Maria Phelps

Date of Award


Degree Type


Degree Name

Doctor of Philosophy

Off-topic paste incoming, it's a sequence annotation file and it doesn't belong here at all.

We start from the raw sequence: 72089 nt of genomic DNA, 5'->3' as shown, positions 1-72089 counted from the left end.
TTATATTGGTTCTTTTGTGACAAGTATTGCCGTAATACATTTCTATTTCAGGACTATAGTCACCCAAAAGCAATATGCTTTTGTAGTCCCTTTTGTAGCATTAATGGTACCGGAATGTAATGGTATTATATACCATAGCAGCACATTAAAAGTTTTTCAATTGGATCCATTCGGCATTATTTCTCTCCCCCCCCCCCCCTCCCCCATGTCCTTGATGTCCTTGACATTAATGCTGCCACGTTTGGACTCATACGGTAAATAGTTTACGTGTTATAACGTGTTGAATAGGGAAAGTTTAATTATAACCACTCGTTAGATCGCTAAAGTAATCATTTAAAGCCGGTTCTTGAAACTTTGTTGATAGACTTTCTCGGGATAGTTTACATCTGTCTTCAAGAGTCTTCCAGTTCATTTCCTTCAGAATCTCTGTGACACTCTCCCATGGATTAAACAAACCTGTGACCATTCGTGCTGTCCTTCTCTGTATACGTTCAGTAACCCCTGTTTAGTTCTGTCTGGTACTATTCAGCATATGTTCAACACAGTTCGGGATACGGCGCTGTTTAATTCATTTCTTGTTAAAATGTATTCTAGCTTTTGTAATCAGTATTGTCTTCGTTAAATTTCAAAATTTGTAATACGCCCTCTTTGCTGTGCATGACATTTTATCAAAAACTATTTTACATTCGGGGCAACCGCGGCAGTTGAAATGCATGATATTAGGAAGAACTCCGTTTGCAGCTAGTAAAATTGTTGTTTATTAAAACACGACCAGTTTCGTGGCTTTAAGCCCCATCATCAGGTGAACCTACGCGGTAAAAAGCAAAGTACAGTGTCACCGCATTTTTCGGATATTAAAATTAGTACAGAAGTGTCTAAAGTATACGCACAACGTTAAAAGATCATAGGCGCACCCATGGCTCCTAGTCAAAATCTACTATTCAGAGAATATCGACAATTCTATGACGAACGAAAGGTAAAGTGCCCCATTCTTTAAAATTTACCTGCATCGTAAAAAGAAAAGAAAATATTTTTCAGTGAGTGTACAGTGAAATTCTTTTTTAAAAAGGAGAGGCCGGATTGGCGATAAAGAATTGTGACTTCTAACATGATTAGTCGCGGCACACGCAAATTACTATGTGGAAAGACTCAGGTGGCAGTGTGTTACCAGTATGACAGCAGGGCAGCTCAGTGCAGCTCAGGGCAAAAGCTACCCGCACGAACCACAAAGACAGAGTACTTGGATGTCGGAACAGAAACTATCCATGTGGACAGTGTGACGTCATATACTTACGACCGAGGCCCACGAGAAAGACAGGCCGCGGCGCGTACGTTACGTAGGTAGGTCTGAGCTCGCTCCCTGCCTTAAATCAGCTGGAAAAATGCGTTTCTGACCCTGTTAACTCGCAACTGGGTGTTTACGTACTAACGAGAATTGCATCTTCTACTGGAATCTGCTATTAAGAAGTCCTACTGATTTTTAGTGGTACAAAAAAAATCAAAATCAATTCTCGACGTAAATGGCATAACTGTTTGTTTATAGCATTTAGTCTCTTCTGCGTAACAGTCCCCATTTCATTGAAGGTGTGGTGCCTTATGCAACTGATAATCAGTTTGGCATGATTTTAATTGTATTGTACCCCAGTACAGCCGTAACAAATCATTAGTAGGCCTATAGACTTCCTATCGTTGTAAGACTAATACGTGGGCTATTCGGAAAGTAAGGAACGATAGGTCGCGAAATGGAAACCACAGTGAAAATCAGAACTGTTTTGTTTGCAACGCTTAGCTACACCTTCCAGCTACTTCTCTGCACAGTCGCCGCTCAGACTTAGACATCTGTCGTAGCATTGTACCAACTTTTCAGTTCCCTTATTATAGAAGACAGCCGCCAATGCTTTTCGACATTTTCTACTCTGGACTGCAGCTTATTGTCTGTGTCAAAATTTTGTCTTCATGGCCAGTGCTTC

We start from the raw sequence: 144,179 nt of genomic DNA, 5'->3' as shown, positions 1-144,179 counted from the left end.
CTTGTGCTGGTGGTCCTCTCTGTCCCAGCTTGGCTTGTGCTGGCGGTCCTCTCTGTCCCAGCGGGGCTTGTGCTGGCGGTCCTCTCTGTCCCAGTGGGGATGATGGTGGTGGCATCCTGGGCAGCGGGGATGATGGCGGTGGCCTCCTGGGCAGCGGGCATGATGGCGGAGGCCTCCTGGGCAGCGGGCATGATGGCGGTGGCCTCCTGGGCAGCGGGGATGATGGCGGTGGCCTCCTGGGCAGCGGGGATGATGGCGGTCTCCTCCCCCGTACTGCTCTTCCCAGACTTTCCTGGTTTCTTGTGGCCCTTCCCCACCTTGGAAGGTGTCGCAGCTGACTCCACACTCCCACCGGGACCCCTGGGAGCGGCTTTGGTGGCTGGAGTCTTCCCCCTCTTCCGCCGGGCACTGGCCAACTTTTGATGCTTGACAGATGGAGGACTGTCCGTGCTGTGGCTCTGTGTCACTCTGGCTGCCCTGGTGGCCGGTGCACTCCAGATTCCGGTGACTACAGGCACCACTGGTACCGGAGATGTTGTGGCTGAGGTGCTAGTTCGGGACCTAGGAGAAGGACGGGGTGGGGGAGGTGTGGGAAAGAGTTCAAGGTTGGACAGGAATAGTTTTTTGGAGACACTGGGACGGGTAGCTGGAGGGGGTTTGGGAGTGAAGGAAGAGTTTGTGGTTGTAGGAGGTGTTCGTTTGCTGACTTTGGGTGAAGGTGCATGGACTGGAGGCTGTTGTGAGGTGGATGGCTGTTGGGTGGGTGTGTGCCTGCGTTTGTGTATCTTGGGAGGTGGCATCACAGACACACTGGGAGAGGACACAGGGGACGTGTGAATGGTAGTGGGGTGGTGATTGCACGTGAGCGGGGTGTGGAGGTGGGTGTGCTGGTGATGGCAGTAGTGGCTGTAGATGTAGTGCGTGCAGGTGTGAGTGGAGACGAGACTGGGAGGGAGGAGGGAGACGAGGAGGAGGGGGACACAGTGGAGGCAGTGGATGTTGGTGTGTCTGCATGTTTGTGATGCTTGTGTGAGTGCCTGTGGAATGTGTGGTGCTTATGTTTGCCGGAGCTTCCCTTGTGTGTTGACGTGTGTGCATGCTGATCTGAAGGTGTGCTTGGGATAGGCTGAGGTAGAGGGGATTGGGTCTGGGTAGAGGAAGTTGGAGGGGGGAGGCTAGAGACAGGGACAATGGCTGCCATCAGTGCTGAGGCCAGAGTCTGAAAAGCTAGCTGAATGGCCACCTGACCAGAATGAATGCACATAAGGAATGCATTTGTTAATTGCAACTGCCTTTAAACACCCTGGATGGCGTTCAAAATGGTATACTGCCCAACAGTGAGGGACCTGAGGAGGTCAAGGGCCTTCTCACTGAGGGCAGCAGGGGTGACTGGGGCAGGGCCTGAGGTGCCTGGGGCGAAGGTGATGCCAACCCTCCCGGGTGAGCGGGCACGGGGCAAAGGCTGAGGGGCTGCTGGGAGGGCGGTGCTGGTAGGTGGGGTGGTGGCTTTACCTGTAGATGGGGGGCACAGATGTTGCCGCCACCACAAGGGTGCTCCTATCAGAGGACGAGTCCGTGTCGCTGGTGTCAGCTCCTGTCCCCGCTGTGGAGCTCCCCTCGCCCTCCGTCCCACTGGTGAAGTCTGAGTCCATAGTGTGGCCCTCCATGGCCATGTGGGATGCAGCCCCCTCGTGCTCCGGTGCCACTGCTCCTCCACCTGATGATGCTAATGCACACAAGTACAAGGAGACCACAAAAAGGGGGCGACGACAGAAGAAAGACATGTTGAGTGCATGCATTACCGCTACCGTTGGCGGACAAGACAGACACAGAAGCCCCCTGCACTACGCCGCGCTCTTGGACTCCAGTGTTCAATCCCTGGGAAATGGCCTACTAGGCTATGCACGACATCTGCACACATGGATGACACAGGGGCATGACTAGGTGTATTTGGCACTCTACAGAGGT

A number of field studies, conducted with birds, have found that dominant birds aggress against subordinate birds to attain priority of access to food. However, the level of aggression exhibited by dominant birds varied in accord with a cost-benefit analysis of the physical properties and spatial organization of the resource base. When the costs of aggression exceeded the benefits gained from resource defense, dominant birds decreased the level of aggression. Because rats also forage in groups and form functional social hierarchies, it was predicted that dominant rats, like dominant birds, would decrease aggression as a function of three resource attributes. The effect of food size, food density and food distribution on the foraging and agonistic behavior of pairs of dominant and subordinate rats (Rattus norvegicus) was examined in a series of three experiments.;Prior to resource attribute testing, dominance was determined in a dominance wedge. In each experiment, the foraging behavior of rats was observed under both isolate-testing and paired-testing conditions. The patch-testing apparatus consisted of two rectangular patches, each containing multiple feeders. In Experiment 1, the size of individual food items was varied. In Experiment 2, the density of food in patches was manipulated. In Experiment 3, the spatial distribution of food items was manipulated.;Dominant rats spent comparatively more time in aggression when food items were large, food density was high and food was clumped. Consequently, under these conditions, subordinate rats obtained less food items, exhibited lower feeding rates, and lost more session time to agonistic behavior during paired-testing than dominant rats. Both ranks exhibited higher mean search rates and lower handling times in paired-testing than during isolate-testing. Subordinate rats were more likely than dominant rats to alter the location of consumption during paired-testing. Aggression also suppressed the subordinate's foraging activity as measured by cumulative number of feeders visited and food items encountered.;Thus, dominant laboratory rats, like dominant birds, use aggression to attain priority of access to food. Moreover, the level of aggression varied as a function of the resource attributes and decreased when such behavior detracted from the benefits gained from resource defense.



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